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Friday, January 28, 2022

Kaifi Azmi: Celebrating multi-layered legacy of the poet-lyricist on his 103rd birth anniversary

On poet, scriptwriter and lyricist Kaifi Azmi's birth anniversary, we revisit his rich legacy he bequeathed to Indian cinema.

Written by Anvita Singh | New Delhi |
January 14, 2022 8:29:04 am
kaifi azmiKaifi Azmi was a prolific poet and songwriter. (Photo: Express Archive)

It would be difficult to crunch the many facets and achievements of Kaifi Azmi the artiste in one piece. An important part of the Progressive Writers Movement, Azmi was also a poet, a dialogue and a script writer, and more popularly, a lyricist. The first time he picked his pen to write songs for a movie was in 1951. Kaifi Azmi wrote the tracks for Buzdil, and pretty much worked throughout his life as a songwriter till the late 90s. He passed away in 2002.

Born into a family of artistes, nearly all of Kaifi Azmi’s family members are active in the field. His three brothers were also shayars; he was married to a film and theatre actress, Shaukat Azmi. His daughter Shabana Azmi is an actor, son Baba Azmi is a director-cinematographer, while son-in-law Javed Akhtar is a well-known Hindi film lyricist. A natural skill and fondness for writing developed early on in Kaifi Azmi, when at the tender age of 11, he wrote his first ghazal “Itna to zindagi mein kisi ki khalal pade”. Over the years, he developed a real nuance for Urdu poetry, and later turned his attention to the world of cinema in early 1950s to support his growing family.

Arguably, one of his most loved and well-remembered songs is from Guru Dutt’s Kaagaz Ke Phool, “Waqt ne kiya kya haseen sitam.” The song is melancholic, but it also has a whiff of nostalgia about it that lends it a bittersweet aftertaste. The track speaks of two people who once knew each other, but have fallen prey to the curse of time which has transformed them and turned them into familiar strangers. Its universal theme of the passage of time and how it changes us, has been rendered in the hauntingly aching voice of Geeta Dutt. Another classic is a number that features Kaifi’s daughter Shabana Azmi, from the movie Arth — “Tum itna jo muskara rahe ho.” From romantic verses, to songs that spoke of sincere patriotism (“Kar chale hum fida” from Haqeeqat), Kaifi Azmi had done it all, and done it with such passion and honesty that we are still singing his songs, more than five decades later when they were first birthed.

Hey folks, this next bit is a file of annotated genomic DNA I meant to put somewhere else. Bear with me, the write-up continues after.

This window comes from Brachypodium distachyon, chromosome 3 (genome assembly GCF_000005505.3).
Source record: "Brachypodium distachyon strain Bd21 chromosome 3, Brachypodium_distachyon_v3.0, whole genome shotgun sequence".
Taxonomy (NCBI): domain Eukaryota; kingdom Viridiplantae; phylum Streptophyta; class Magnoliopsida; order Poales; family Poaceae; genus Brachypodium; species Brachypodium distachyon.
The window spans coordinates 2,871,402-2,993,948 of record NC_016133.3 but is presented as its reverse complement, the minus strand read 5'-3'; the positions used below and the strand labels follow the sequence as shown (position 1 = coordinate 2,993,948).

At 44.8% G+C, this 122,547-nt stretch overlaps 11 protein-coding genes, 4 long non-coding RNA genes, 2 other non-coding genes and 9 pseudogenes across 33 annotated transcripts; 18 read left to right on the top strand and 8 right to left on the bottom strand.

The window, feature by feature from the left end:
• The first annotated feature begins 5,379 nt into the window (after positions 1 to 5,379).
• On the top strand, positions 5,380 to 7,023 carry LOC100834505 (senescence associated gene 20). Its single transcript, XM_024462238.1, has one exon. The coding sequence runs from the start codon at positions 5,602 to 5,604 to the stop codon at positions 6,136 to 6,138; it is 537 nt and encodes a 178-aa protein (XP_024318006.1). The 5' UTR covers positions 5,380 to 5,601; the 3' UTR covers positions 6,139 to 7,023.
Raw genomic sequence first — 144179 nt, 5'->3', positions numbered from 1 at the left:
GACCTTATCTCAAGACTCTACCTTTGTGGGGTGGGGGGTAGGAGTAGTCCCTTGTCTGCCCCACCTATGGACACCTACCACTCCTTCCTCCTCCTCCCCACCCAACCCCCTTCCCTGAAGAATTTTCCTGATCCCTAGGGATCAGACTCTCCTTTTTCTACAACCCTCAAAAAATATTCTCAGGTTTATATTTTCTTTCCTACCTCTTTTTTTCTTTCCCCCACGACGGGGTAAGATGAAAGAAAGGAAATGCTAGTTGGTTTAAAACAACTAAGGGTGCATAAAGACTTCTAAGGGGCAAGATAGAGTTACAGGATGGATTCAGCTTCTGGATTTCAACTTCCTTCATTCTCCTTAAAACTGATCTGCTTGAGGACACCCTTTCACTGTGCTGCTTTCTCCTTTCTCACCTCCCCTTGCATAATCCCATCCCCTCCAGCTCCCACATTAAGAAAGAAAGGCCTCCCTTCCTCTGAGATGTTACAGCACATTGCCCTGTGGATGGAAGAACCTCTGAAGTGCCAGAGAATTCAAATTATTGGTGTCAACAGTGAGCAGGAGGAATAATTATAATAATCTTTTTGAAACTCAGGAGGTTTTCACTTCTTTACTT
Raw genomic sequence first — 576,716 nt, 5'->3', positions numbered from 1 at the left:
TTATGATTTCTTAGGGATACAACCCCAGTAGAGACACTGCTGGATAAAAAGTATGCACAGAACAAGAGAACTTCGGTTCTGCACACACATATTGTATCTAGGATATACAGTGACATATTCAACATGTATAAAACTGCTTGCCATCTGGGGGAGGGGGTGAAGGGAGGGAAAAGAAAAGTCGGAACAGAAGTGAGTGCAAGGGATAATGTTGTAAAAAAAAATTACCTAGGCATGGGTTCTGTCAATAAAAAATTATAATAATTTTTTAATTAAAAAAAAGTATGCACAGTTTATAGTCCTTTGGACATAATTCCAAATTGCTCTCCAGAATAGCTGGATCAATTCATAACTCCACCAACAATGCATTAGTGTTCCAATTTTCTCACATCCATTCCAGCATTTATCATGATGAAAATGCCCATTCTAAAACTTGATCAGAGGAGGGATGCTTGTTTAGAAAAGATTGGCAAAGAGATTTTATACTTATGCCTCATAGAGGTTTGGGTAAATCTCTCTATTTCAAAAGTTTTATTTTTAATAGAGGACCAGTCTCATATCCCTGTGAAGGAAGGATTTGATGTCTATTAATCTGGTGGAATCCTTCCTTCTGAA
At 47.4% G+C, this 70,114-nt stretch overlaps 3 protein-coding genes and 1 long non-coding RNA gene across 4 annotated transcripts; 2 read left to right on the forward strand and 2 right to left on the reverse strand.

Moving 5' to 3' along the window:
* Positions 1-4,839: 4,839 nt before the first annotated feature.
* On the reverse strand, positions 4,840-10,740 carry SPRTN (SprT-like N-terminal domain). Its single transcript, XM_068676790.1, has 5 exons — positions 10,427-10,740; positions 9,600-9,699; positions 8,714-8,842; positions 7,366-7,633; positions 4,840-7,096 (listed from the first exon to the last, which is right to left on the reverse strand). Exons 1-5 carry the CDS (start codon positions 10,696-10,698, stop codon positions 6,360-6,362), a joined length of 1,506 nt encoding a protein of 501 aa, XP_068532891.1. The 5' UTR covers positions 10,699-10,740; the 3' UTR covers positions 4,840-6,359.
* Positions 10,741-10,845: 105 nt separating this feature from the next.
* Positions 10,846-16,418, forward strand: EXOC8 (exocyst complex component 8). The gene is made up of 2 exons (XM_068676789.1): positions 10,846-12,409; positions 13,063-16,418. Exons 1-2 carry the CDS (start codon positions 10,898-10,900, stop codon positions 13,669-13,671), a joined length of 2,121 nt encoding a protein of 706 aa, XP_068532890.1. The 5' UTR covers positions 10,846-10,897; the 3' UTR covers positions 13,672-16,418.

In an earlier interview with, Shabana Azmi had explained the relevance of her father’s songs, saying, “These songs had little philosophies of life. They have taught us how to manoeuvre our way through life in times of sorrow, crisis, love and glory. Every time you hear these songs, specific memories related to them erupt.”

For his work in the arts, Kaifi Azmi was conferred with various prestigious awards, including two National Film Awards (for Saat Hindustani and Garam Hawa), two Sahitya Akademi Awards, as well as a Padma Shri. But despite all this, one of his most seminal works remains the 1970 Chetan Anand movie Heer Raanjha, whose entire dialogues were said to be written in verse, the first of its kind and a unique achievement.

In an interview now uploaded by Prasar Bharati Archives on YouTube, Kaifi Azmi spoke about how he was firmly drawn into the world of Hindi cinema when Guru Dutt decided to hire him. However, in the same breath, the songwriter bemoaned the fact that Dutt’s beloved work Kaagaz Ke Phool failed to connect with the audience. Kaifi said, “They (the film industry) did not think I could not write just because Dutt’s movie flopped, they merely came to the conclusion that ‘his stars are not favouring him.'”

But the stars of poetry, dreams and moving pictures have always shone brightly for the poet-lyricist, and they continue doing so as different generations of songwriters take inspiration from his vast, versatile body of work.

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